Today, about four percent of Americans bank their children's cord blood just incase it might come in handy, and more are doing it every day. Now a small studyannounced at the 67th Scientific Sessions of the American Diabetes Associationhas found that infusions of umbilical cord blood may preserve insulinproduction.
Researchers at the University of Florida recruited seven children, ages two toseven years, who'd just been diagnosed and were still producing a little oftheir own insulin. They infused the kids with their own cord blood and thencompared them with thirteen control youngsters, similar but sans cord blood, whowere being intensively treated with insulin. Six months later, the children whoreceived the cord blood had A1c's of 7%, as opposed to 8.04 % in the controls,and they required less insulin per day: 0.45 units per kilogram versus 0.69units in the controls.
Importantly, the cord blood group saw little change intheir levels of C-peptide (a by-product of insulin production in the body),indicating that they may have retained the ability to make their own insulinlonger than expected.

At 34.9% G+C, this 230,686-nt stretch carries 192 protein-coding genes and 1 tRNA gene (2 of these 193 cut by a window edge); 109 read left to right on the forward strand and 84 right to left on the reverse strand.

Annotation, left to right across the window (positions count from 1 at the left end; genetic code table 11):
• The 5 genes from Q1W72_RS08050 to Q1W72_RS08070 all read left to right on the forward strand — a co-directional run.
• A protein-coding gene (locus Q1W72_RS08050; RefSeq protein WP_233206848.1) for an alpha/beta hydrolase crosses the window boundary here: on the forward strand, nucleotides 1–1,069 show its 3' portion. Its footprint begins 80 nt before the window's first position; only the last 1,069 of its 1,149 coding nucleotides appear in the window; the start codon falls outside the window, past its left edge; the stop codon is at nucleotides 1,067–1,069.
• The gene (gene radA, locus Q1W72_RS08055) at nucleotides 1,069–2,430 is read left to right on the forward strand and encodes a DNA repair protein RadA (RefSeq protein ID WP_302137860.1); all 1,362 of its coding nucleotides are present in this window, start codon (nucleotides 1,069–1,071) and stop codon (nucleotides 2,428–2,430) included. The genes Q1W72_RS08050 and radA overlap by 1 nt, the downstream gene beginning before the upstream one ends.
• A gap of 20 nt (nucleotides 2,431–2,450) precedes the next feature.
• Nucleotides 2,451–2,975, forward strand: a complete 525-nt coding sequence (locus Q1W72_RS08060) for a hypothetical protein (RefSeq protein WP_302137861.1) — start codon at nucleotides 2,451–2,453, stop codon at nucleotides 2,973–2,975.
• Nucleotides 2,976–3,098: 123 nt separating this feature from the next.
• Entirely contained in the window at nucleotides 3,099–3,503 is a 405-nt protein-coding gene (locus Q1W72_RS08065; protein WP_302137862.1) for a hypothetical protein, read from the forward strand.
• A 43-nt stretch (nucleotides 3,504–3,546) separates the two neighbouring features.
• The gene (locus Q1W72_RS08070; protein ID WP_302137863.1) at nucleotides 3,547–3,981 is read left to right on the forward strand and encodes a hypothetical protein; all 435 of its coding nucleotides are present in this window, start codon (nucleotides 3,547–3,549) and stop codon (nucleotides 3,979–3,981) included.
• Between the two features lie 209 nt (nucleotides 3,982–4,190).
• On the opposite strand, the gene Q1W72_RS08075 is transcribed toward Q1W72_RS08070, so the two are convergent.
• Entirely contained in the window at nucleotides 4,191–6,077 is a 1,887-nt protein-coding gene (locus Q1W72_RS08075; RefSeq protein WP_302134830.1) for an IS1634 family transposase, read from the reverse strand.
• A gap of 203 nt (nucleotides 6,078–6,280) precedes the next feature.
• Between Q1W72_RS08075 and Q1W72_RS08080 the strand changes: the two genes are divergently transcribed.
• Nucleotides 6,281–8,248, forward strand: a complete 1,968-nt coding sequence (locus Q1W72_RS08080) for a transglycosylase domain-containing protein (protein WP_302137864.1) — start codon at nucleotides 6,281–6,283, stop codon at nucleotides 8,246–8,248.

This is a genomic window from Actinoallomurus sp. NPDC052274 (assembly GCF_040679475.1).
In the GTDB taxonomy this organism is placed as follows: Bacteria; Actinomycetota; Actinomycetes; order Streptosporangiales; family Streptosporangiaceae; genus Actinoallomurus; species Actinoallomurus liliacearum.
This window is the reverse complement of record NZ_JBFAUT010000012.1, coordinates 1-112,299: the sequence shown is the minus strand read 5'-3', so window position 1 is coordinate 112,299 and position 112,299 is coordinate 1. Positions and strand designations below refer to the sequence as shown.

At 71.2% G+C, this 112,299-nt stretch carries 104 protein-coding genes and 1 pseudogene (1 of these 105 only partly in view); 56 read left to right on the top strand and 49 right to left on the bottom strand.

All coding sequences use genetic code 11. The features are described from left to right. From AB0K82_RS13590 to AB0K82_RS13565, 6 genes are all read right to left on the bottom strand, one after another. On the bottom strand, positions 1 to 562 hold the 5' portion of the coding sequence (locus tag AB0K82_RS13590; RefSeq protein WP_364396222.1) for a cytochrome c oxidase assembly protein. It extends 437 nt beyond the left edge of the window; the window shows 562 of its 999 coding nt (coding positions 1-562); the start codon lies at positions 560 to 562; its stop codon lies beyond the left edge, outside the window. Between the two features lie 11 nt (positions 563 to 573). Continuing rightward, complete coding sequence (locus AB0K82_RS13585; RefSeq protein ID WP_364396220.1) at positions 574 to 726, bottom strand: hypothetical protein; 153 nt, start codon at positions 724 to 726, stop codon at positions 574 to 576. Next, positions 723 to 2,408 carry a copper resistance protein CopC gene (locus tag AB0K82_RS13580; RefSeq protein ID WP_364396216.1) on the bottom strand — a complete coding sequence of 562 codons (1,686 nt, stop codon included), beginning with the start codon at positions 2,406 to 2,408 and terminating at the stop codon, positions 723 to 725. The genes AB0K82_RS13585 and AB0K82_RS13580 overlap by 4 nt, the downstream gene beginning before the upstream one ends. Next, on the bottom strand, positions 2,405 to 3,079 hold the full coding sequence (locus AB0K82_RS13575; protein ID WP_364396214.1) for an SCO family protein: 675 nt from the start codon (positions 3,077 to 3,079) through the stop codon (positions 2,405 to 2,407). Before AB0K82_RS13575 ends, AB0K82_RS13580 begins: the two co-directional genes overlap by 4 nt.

How does the cord blood work? The researchers don't think that the stem cells inthe cord blood are differentiating into pancreatic beta cells. Instead, theypoint out that cord blood is a rich source of regulatory T-cells (T regs);throughout the six months after the cord blood infusion, there was a noticeableincrease in T regs in the children's blood.
The study authors propose that cordblood may provide a bolus of T regs that restrains the immune system and keepsit from attacking the pancreas. They are hoping that they might eventually beable to take the T regs out of cord blood and grow more of them, after whichthey could mix a "cocktail" of T-regs and other cell therapies which mightarrest or even prevent the development of type 1 diabetes.
Sources: ADA; University of Florida Health Science Center